The first thing Lucy-May wanted to do when we got to the allotment was to check and see if the spuds had started growing. She wanted to water them and while she was doing that I started on the onions.
The Chief of Staff (the missus) visited the allotment to inspect and when she saw the potato ridges she asked was I digging a foundation for a house. That was an unsubtle reference to my occupation before the bust. I still think they are good ridges and hell, I’ll be able to grow monster carrots in that ground next year.
I was on the phone to my friend Oracle during the week and he said I was time enough with the spuds. “It’s time enough to have them in by Good Friday”, he said and I said, “But Good Friday is very late this year”, and he said, “It’s calculated by the moon so you go by Good Friday. Easter falls on the first Sunday following the first ecclesiastical full moon that occurs on or after the day of the vernal equinox; this particular ecclesiastical full moon is the 14th day of a tabular lunation (a newmoon to you and me); and the vernal equinox is fixed as March 21. Resulting in that Easter can never occur before March 22 or later than April 25”. I said, “Oh right, ok, I see, yeah”. And we tried to work out why was Good Friday calculated by the moon and all the other dates are fixed, Christmas for example. I heard somewhere that the calculation of Easter caused a bit of a rift between the Roman and the Celtic Church so beloved of modern day free-range Nuns.
But between the two of us we couldn’t get to the bottom of it so we reverted to a topic we were more comfortable with (not necessarily more knowledgeable about) – Shingles. Someone we know has them. That opened up a whole new can of worms. He said if they go round your body and meet, you’re a dead man. You can get the cure for it though. He didn’t know what it was but the cure for chicken pox is a slob of butter mixed with the quacks blood and you rub it on head to toe in unbroken strokes and it definitely works. Don’t look at me. Of course we then had to talk about the economy and I realised I was possibly earning three times as much money in London twenty years ago than I am now. And I do not exaggerate. Go figure. Oh, how the mighty have fallen. That didn’t help the mood. That was all by-the-way, we eventually got back to the potatoes.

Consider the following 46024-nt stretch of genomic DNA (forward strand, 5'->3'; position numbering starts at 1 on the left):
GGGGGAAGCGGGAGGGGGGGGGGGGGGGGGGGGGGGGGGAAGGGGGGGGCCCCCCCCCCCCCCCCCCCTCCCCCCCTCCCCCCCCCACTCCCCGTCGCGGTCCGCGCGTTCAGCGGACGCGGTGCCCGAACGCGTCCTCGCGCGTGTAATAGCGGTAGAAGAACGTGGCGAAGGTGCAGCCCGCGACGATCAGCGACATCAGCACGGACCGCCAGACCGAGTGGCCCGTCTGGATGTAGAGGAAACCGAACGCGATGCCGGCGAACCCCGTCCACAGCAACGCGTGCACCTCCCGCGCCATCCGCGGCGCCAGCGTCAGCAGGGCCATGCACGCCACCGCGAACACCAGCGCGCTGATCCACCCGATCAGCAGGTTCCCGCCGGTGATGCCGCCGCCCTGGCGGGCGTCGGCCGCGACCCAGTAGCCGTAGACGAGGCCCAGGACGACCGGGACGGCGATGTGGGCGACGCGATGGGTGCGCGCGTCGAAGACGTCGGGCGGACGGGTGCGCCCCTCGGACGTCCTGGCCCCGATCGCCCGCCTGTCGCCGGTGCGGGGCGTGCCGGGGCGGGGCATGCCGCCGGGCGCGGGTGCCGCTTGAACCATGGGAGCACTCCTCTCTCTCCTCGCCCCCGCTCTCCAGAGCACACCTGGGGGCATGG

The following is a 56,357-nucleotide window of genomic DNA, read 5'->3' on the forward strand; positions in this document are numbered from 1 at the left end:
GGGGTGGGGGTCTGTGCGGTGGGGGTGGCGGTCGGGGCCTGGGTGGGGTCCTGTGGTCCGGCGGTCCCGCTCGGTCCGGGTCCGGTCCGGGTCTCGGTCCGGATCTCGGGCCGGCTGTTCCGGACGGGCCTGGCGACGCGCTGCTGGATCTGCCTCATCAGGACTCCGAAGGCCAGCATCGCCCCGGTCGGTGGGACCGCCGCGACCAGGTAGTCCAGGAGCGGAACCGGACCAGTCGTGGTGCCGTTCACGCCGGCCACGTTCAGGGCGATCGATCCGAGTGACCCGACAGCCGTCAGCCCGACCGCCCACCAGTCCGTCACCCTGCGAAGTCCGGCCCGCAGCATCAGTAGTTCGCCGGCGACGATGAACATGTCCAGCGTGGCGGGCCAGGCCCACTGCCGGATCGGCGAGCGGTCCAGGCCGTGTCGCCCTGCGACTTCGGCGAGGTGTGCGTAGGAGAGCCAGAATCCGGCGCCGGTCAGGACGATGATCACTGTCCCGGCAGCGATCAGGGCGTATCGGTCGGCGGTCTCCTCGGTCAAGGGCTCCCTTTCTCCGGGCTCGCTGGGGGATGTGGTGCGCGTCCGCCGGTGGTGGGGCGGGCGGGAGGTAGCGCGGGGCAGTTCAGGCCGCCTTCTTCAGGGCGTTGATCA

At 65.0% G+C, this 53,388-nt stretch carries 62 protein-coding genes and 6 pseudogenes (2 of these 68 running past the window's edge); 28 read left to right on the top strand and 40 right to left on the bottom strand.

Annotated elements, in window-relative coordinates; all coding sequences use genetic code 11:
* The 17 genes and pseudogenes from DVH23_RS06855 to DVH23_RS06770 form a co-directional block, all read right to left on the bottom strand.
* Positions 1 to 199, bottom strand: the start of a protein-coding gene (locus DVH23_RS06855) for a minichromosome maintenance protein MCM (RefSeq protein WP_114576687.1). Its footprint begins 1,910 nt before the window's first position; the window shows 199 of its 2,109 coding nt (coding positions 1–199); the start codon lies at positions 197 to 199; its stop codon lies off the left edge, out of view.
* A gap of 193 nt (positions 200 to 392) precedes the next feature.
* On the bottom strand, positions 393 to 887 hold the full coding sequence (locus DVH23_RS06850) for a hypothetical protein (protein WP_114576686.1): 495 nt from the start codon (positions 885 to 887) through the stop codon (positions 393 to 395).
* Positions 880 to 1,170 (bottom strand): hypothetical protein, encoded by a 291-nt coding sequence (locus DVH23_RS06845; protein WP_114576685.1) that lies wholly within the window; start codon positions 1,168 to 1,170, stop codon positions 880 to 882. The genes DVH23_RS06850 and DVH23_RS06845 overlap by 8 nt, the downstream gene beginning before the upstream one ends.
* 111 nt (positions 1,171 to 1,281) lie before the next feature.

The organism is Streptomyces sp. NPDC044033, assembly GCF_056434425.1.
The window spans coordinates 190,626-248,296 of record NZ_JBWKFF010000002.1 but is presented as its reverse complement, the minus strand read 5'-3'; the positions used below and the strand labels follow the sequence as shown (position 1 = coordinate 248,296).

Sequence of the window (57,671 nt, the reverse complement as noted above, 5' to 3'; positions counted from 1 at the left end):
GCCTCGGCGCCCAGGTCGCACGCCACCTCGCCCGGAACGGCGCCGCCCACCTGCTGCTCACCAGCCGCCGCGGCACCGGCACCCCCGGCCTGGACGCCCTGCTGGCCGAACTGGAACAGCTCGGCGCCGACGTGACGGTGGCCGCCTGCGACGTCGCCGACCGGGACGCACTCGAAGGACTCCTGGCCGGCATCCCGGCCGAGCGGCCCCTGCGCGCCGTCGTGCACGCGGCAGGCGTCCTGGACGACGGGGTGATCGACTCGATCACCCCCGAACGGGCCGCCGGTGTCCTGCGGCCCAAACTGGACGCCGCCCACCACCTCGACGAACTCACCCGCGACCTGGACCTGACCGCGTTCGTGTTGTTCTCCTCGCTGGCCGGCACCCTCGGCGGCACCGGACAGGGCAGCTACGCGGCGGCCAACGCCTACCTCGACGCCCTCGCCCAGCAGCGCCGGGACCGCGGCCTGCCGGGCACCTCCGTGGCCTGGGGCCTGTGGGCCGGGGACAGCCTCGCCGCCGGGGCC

Oracle told me you have to watch out for frost on the potatoes even this late in the year. He said the sun hitting the leaves when there is frost on them is the problem that’s why Farmer Brown and his wife made a hay rope and lit it and with her on one end and him on the other stretching it over the tops of the stalks they ran up and down the ridges trying to burn the frost off before the sun came up. That must have conjured some fireside stories. Will o’ the Wisp and Jack o’ Lantern and Peep ‘O’ day boys on the Rampage, and all sorts, and possibly burned more potatoes than the frost ever could. Or, he said you could spray them down with a hose if it was just light frost. I think I’d go for the spraying. And then he told me he had a small Irish potatoe with a blue line through it. A marble effect. Like stilton I thought. Had no idea what it’s called. Good for salads. He’s going to generate seed potatoes from it this year and give me a few. That’ll be interesting. I eventually got off the phone.
Prepping the ground for the onions meant digging as deep as possible with the fork. This heavy turning should diminish as we work the plot. Then I walked all over it flattening it down. Then I raked it level, taking off the big stones and leaving a fine soil level surface. I divided this patch into smaller sections to ensure I could access it all for weeding. I deepened the pathways to double as drains. Some touching up again with the rake and I had a smooth patch ready for sowing. I used the handle of the rake to give me a straight line and pressed it in to make a light channel. Then I just sprinkled a light line of seeds along the channel. These will be thinned later leaving 3-4 inch spacings. These seeds were planted 1cm deep, two inches apart, in rows 30cm apart like it said on the pack. All that fine detail is on the pack.
Nearing the end of my patch, I thought I would have too many seeds and the idea of discarding them unsettled me. Such a waste. The seed of life. This reminded me of that parable of the sower who scatters seeds and some falls on waste ground. I also thought, round here you gotta be careful how you discard them – you know, a handful of onion seeds recklessly discarded on your neighbours rhubarb patch wouldn’t be good for relations.
Lucy-May wanted to play football and was wondering why all watering cans were green. Then the COS rang and said dinner was ready, and then I talked to a neighbour who bemoaned the loss of bacon factories; button factories; bakeries; Cork Trustees Saving Bank; how seed potatoes come from Scotland and how you can’t make a fool of a Macroom man. Did you know that Dermot Desmond and Michael O’ Leary have roots out that direction? The last thing I did before throwing in the trowel was break new ground and prep it for the carrots. Same drill as for the onions